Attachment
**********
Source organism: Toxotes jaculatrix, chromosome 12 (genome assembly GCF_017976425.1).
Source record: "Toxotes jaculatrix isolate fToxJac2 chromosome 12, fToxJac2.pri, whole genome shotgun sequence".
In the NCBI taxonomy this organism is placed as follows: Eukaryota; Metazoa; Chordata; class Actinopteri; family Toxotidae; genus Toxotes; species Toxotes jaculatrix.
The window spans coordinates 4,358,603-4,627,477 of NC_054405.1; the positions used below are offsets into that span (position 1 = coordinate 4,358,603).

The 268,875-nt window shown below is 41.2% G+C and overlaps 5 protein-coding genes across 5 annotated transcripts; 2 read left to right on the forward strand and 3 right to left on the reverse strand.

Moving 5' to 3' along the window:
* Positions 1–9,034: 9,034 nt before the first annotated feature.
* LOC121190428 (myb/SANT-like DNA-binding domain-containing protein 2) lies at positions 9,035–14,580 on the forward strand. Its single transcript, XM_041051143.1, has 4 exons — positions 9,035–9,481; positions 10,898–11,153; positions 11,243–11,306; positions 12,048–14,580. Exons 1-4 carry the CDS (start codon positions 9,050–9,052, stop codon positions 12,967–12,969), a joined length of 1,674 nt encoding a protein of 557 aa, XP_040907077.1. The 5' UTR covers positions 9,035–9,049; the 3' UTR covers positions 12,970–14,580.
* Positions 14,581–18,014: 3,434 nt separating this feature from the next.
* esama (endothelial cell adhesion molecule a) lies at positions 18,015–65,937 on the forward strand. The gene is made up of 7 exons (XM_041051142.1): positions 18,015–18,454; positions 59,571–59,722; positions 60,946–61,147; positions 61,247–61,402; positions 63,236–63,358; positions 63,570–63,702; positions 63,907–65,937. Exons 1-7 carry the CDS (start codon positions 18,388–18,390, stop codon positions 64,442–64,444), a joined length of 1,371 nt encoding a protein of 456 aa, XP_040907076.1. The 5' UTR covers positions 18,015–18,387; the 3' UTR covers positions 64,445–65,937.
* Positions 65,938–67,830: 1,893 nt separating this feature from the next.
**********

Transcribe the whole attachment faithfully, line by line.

Source organism: Toxotes jaculatrix, chromosome 12 (genome assembly GCF_017976425.1).
Source record: "Toxotes jaculatrix isolate fToxJac2 chromosome 12, fToxJac2.pri, whole genome shotgun sequence".
In the NCBI taxonomy this organism is placed as follows: Eukaryota; Metazoa; Chordata; class Actinopteri; family Toxotidae; genus Toxotes; species Toxotes jaculatrix.
The window spans coordinates 4,358,603-4,627,477 of NC_054405.1; the positions used below are offsets into that span (position 1 = coordinate 4,358,603).

The 268,875-nt window shown below is 41.2% G+C and overlaps 5 protein-coding genes across 5 annotated transcripts; 2 read left to right on the forward strand and 3 right to left on the reverse strand.

Moving 5' to 3' along the window:
* Positions 1–9,034: 9,034 nt before the first annotated feature.
* LOC121190428 (myb/SANT-like DNA-binding domain-containing protein 2) lies at positions 9,035–14,580 on the forward strand. Its single transcript, XM_041051143.1, has 4 exons — positions 9,035–9,481; positions 10,898–11,153; positions 11,243–11,306; positions 12,048–14,580. Exons 1-4 carry the CDS (start codon positions 9,050–9,052, stop codon positions 12,967–12,969), a joined length of 1,674 nt encoding a protein of 557 aa, XP_040907077.1. The 5' UTR covers positions 9,035–9,049; the 3' UTR covers positions 12,970–14,580.
* Positions 14,581–18,014: 3,434 nt separating this feature from the next.
* esama (endothelial cell adhesion molecule a) lies at positions 18,015–65,937 on the forward strand. The gene is made up of 7 exons (XM_041051142.1): positions 18,015–18,454; positions 59,571–59,722; positions 60,946–61,147; positions 61,247–61,402; positions 63,236–63,358; positions 63,570–63,702; positions 63,907–65,937. Exons 1-7 carry the CDS (start codon positions 18,388–18,390, stop codon positions 64,442–64,444), a joined length of 1,371 nt encoding a protein of 456 aa, XP_040907076.1. The 5' UTR covers positions 18,015–18,387; the 3' UTR covers positions 64,445–65,937.
* Positions 65,938–67,830: 1,893 nt separating this feature from the next.